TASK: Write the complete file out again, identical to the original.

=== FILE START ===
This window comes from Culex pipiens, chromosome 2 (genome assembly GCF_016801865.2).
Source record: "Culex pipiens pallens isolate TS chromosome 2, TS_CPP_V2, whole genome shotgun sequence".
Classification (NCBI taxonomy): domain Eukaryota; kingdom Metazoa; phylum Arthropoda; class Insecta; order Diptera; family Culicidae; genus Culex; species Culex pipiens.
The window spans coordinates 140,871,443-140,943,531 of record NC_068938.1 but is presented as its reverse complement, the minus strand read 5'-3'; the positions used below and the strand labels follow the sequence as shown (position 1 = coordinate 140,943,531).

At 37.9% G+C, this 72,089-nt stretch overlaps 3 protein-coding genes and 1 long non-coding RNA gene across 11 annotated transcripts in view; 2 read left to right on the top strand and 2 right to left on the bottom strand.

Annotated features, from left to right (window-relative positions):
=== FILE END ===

This window comes from Culex pipiens, chromosome 2 (genome assembly GCF_016801865.2).
Source record: "Culex pipiens pallens isolate TS chromosome 2, TS_CPP_V2, whole genome shotgun sequence".
Classification (NCBI taxonomy): domain Eukaryota; kingdom Metazoa; phylum Arthropoda; class Insecta; order Diptera; family Culicidae; genus Culex; species Culex pipiens.
The window spans coordinates 140,871,443-140,943,531 of record NC_068938.1 but is presented as its reverse complement, the minus strand read 5'-3'; the positions used below and the strand labels follow the sequence as shown (position 1 = coordinate 140,943,531).

At 37.9% G+C, this 72,089-nt stretch overlaps 3 protein-coding genes and 1 long non-coding RNA gene across 11 annotated transcripts in view; 2 read left to right on the top strand and 2 right to left on the bottom strand.

Annotated features, from left to right (window-relative positions):